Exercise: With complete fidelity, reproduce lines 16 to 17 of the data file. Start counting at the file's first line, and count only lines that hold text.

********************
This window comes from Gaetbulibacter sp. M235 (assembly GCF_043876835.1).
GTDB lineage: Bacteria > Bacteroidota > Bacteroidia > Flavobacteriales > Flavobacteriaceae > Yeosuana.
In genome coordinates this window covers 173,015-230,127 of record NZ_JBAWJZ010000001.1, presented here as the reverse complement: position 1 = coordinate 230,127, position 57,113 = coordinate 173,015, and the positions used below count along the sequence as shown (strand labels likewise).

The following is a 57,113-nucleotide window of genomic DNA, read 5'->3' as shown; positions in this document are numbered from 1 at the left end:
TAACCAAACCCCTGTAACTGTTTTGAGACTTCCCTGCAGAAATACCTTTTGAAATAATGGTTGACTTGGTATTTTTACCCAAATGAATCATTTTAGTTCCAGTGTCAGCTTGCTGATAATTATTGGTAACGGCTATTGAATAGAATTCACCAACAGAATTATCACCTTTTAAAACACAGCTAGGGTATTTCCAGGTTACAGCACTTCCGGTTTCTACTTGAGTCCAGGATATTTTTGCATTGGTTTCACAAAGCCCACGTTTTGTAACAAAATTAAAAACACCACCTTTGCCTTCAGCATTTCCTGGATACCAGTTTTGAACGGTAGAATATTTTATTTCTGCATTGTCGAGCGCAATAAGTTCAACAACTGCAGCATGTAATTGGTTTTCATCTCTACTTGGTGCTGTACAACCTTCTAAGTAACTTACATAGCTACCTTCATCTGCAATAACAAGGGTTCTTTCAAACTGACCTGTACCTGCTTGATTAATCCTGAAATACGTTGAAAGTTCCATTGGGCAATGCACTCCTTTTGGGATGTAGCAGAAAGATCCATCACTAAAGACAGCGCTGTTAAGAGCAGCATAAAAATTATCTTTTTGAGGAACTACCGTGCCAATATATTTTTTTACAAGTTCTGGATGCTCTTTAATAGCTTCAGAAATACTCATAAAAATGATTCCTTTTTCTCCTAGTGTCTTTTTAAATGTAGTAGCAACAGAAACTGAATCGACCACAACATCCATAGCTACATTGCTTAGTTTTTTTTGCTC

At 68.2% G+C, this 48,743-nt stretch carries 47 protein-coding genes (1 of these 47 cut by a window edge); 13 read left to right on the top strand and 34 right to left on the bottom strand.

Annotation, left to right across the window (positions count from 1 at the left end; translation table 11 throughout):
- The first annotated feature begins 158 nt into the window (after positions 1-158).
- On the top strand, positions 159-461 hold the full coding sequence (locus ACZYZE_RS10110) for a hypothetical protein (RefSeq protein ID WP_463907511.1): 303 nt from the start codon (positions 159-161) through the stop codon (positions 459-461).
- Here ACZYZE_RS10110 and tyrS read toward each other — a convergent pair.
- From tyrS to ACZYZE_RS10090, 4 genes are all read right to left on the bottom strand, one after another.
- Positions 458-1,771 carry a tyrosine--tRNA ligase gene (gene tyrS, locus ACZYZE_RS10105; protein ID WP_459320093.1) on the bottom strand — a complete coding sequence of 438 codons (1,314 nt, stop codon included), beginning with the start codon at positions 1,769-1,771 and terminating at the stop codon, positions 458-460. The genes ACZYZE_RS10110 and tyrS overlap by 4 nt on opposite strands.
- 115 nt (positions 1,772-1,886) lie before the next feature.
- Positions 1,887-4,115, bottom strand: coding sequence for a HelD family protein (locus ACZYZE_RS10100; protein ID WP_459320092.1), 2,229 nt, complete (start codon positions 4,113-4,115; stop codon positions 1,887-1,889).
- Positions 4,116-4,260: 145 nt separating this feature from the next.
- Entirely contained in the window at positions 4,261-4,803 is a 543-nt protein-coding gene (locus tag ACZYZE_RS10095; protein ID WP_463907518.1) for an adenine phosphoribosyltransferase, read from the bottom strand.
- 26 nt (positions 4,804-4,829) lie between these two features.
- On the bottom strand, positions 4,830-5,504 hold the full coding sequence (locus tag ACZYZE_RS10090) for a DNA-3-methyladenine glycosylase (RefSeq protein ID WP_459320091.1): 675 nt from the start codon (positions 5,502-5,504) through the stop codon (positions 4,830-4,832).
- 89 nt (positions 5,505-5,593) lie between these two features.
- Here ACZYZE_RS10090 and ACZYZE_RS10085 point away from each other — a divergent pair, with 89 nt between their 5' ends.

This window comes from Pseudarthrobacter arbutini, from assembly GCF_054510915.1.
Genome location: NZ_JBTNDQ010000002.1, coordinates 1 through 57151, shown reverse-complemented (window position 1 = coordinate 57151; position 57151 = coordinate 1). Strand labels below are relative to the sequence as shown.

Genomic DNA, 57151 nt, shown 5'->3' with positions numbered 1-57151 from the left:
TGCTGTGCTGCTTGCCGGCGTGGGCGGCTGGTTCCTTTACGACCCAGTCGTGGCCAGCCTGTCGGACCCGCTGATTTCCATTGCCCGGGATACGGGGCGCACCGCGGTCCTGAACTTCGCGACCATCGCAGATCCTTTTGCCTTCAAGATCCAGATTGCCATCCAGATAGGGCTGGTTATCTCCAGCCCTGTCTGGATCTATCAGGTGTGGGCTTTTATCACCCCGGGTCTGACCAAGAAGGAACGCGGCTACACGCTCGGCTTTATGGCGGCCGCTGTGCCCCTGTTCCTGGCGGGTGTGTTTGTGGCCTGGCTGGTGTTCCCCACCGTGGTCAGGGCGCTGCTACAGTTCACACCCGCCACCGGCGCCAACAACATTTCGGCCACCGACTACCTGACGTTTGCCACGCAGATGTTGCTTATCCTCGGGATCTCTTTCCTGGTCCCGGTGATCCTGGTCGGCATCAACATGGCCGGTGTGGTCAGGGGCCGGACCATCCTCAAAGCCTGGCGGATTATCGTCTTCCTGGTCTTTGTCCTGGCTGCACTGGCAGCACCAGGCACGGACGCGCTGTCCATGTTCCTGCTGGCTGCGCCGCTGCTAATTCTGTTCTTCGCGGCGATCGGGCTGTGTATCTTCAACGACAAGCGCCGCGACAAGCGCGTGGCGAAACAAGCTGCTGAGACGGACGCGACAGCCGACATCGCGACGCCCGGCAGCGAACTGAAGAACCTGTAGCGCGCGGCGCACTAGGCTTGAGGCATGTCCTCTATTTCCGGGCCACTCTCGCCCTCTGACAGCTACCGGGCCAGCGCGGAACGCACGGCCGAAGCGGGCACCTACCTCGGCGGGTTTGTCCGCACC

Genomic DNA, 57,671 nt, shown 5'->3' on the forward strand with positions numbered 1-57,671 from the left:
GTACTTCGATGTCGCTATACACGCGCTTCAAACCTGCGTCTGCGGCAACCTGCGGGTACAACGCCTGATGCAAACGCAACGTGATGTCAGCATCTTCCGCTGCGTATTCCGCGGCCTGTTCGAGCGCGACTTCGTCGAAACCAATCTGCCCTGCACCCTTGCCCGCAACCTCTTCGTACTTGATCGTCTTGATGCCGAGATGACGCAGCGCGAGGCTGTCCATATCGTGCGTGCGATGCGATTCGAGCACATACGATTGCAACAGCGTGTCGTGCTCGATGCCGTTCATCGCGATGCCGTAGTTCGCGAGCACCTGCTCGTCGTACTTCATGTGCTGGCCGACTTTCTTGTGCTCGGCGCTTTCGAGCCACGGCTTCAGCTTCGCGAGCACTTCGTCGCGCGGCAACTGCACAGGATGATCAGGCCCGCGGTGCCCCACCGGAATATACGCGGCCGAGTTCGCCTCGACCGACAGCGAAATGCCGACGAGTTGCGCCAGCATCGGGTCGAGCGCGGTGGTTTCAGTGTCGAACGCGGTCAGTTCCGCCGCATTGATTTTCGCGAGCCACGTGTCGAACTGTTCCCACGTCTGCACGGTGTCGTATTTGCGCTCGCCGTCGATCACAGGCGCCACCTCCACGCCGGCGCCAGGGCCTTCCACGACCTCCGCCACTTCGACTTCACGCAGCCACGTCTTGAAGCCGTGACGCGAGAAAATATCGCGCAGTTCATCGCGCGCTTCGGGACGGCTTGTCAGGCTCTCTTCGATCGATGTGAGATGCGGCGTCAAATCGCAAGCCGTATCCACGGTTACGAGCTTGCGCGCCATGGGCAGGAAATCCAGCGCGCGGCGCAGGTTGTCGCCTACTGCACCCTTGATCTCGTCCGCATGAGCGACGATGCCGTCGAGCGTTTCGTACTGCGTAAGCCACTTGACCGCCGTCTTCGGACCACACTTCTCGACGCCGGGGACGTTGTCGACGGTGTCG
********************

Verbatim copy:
- Entirely contained in the window at positions 4,261-4,803 is a 543-nt protein-coding gene (locus tag ACZYZE_RS10095; protein ID WP_463907518.1) for an adenine phosphoribosyltransferase, read from the bottom strand.
- 26 nt (positions 4,804-4,829) lie between these two features.